How to Build Better Relationships with Journalists in 11 Steps

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Being good at promoting your business means knowing how to build relationships with journalists, relationships that can often lead to lifelong friendships. Learn some key tips on how to make their life easier – and yours so you can help them write better stories.

  1. Know their beat – Read, listen to, watch what they are covering so you can pitch them the best story. Check out their social media channels to see their interests. Then, don’t pitch them something outside of their wheelhouse. It wastes their time and yours. The better the match, the better your shot is at securing coverage.  
  1. Introduce yourself – If you’re new to a niche or are working with a new journalist, send a note introducing yourself, tell them how you can help them, and ask them what they like to cover and if there is anything they are working on that you can help them with. 
  1. Keep pitches simple – Pitches should be short and to the point. Answer the who, what, where, when, and why. And most importantly, answer so what? Does it tie into a current trend, a news cycle, a holiday, etc.? What’s in it for their audience and why will they care?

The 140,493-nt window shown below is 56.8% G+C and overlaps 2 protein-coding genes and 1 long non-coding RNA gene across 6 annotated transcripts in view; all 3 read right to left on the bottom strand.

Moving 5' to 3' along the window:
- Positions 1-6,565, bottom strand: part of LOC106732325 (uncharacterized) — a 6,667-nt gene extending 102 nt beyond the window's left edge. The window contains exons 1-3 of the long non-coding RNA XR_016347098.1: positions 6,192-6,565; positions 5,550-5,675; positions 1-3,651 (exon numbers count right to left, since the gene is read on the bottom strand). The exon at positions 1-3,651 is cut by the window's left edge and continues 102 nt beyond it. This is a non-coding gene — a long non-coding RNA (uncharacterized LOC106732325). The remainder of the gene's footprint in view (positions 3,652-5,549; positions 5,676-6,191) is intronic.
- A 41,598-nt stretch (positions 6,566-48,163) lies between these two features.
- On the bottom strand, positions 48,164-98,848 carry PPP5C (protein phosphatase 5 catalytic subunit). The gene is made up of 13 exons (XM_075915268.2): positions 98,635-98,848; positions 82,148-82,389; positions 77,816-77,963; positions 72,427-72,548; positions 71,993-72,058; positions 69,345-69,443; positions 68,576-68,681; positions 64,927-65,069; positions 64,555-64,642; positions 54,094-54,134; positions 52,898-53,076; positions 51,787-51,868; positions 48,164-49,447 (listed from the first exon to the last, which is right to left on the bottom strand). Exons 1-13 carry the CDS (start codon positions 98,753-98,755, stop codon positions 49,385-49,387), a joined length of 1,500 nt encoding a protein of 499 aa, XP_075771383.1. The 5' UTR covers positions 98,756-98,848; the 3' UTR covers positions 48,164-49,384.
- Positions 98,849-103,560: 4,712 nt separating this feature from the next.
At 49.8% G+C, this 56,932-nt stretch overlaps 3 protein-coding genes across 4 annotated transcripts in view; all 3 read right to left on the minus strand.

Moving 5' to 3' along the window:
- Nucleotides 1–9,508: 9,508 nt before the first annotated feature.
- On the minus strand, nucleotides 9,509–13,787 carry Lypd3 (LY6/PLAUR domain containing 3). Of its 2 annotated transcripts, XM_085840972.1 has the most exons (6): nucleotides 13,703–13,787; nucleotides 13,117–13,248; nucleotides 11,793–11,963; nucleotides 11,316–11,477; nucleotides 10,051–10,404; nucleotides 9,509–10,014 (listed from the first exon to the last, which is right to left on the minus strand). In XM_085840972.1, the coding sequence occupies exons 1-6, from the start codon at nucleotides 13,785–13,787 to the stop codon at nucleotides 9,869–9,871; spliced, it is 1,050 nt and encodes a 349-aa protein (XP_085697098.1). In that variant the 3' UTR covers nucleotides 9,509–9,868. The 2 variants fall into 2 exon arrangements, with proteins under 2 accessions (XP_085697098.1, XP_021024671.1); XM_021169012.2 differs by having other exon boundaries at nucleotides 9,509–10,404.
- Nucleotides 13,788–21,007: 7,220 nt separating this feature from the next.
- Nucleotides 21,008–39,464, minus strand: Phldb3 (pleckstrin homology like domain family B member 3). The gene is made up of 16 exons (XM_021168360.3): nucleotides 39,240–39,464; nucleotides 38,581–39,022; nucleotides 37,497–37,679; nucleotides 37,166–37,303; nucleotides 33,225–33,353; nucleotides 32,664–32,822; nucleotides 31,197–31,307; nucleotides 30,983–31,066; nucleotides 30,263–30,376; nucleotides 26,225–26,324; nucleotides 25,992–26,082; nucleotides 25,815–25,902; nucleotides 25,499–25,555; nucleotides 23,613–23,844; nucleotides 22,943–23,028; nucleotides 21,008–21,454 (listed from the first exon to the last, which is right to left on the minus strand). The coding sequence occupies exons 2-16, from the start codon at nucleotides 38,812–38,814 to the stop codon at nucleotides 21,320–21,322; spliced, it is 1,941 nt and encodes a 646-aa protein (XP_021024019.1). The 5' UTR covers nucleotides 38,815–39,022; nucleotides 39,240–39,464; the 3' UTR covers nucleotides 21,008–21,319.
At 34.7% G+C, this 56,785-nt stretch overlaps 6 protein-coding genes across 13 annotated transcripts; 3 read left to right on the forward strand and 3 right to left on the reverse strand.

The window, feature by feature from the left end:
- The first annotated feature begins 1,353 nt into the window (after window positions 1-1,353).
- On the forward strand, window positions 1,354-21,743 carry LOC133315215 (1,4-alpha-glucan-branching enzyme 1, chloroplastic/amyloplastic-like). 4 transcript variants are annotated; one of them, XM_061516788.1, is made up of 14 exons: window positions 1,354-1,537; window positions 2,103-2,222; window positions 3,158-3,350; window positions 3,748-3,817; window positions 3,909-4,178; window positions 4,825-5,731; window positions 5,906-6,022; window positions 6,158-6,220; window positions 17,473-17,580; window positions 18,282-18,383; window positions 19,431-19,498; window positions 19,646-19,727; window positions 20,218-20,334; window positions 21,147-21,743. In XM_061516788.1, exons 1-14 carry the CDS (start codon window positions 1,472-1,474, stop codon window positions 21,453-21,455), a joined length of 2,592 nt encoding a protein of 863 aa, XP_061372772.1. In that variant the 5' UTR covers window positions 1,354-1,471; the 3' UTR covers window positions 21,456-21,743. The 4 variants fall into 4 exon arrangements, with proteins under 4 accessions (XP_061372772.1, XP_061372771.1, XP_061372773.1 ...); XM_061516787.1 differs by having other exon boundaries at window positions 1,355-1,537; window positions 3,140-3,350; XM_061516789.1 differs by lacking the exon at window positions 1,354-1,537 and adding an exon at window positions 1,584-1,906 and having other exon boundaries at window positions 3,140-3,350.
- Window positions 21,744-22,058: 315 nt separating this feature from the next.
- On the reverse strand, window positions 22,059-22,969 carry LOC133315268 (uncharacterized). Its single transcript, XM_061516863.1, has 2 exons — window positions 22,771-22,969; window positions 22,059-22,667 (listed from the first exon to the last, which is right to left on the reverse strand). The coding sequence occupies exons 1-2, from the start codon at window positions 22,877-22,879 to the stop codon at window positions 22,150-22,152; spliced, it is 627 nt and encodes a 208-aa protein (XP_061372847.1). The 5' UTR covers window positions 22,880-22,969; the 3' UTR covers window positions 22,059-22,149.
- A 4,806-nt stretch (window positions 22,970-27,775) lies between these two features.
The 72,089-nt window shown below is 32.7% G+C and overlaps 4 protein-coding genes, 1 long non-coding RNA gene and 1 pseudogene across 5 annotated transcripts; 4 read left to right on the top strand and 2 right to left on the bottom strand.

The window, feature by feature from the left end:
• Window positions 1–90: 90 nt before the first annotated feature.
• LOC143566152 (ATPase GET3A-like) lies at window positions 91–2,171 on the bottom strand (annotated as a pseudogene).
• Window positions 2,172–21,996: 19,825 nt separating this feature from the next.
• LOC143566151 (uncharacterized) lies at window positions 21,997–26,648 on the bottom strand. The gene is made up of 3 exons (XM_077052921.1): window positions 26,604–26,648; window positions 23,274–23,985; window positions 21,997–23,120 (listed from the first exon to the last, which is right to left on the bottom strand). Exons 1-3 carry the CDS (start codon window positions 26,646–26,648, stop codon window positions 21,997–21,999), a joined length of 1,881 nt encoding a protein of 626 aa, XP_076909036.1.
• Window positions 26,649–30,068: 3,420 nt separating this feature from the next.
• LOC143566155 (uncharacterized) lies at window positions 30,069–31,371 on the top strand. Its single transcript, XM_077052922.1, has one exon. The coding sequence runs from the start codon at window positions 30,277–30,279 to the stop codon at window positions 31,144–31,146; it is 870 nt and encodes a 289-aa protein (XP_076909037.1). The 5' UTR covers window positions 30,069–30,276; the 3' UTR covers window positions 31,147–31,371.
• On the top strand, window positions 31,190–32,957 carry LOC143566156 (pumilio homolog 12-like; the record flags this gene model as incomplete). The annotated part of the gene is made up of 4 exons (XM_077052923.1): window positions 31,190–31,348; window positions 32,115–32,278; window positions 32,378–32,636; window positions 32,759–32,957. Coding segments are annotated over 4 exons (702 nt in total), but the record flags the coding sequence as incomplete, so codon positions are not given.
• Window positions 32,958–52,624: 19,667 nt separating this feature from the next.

1. Be a go-to resource (and not just for your own stuff) – Give them information that’s going to help them look good – an interview, behind-the-scenes information, some news you’ve heard (and can talk about) that’s coming down the line. Be an in-the-know person they can count on. 
  1. Make introductions – Help them expand their network by making introductions via email or at industry events – even if it’s not your client. 
  1. Write them a note saying you liked their piece (and what you liked about it) – A quick personal note on what you liked about a recent bit of coverage they did goes a long way in building good will. 
  1. Share and comment on their work online – Share a link to their most recent piece. Leave a positive comment on their article. 
  1. Take them for lunch or a coffee – There is the old saying, “Don’t do by email what you can do by phone. Don’t do on the phone what you can do in person.” Personal relationships are key. Do what you can to meet important media face-to-face.  
  1. Anticipate their needs – Don’t make work for them. In fact, make their life as easy as possible. Proactively send them images, video clips, graphics, access to interviews with days and times. 
  1. Send a thank you note – If a journalist went out of their way to cover your project, or even if they could just do a quick piece, send a thank you note. 
  1. Ask what else they are working on – Business professionals have vast networks. If you’re able to help a journalist with another piece they are working on, build that good will. 

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